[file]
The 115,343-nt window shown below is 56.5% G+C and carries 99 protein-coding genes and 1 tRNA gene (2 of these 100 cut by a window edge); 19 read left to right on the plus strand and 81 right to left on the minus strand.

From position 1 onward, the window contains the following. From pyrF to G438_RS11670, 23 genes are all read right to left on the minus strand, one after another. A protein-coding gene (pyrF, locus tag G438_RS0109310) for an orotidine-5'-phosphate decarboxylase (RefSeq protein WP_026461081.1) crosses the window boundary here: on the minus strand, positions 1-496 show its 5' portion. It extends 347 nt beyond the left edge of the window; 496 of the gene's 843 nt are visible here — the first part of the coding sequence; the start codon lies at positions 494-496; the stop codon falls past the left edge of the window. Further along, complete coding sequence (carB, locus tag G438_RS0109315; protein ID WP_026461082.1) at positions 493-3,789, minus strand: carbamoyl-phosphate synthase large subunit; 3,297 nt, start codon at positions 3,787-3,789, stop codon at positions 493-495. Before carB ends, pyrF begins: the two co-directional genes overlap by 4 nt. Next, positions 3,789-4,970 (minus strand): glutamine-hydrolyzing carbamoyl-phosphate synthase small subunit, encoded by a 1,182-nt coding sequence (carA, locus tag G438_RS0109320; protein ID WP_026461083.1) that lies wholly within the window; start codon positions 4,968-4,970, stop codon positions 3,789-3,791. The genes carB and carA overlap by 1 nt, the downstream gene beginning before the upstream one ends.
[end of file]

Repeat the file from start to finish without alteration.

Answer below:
The 115,343-nt window shown below is 56.5% G+C and carries 99 protein-coding genes and 1 tRNA gene (2 of these 100 cut by a window edge); 19 read left to right on the plus strand and 81 right to left on the minus strand.

From position 1 onward, the window contains the following. From pyrF to G438_RS11670, 23 genes are all read right to left on the minus strand, one after another. A protein-coding gene (pyrF, locus tag G438_RS0109310) for an orotidine-5'-phosphate decarboxylase (RefSeq protein WP_026461081.1) crosses the window boundary here: on the minus strand, positions 1-496 show its 5' portion. It extends 347 nt beyond the left edge of the window; 496 of the gene's 843 nt are visible here — the first part of the coding sequence; the start codon lies at positions 494-496; the stop codon falls past the left edge of the window. Further along, complete coding sequence (carB, locus tag G438_RS0109315; protein ID WP_026461082.1) at positions 493-3,789, minus strand: carbamoyl-phosphate synthase large subunit; 3,297 nt, start codon at positions 3,787-3,789, stop codon at positions 493-495. Before carB ends, pyrF begins: the two co-directional genes overlap by 4 nt. Next, positions 3,789-4,970 (minus strand): glutamine-hydrolyzing carbamoyl-phosphate synthase small subunit, encoded by a 1,182-nt coding sequence (carA, locus tag G438_RS0109320; protein ID WP_026461083.1) that lies wholly within the window; start codon positions 4,968-4,970, stop codon positions 3,789-3,791. The genes carB and carA overlap by 1 nt, the downstream gene beginning before the upstream one ends.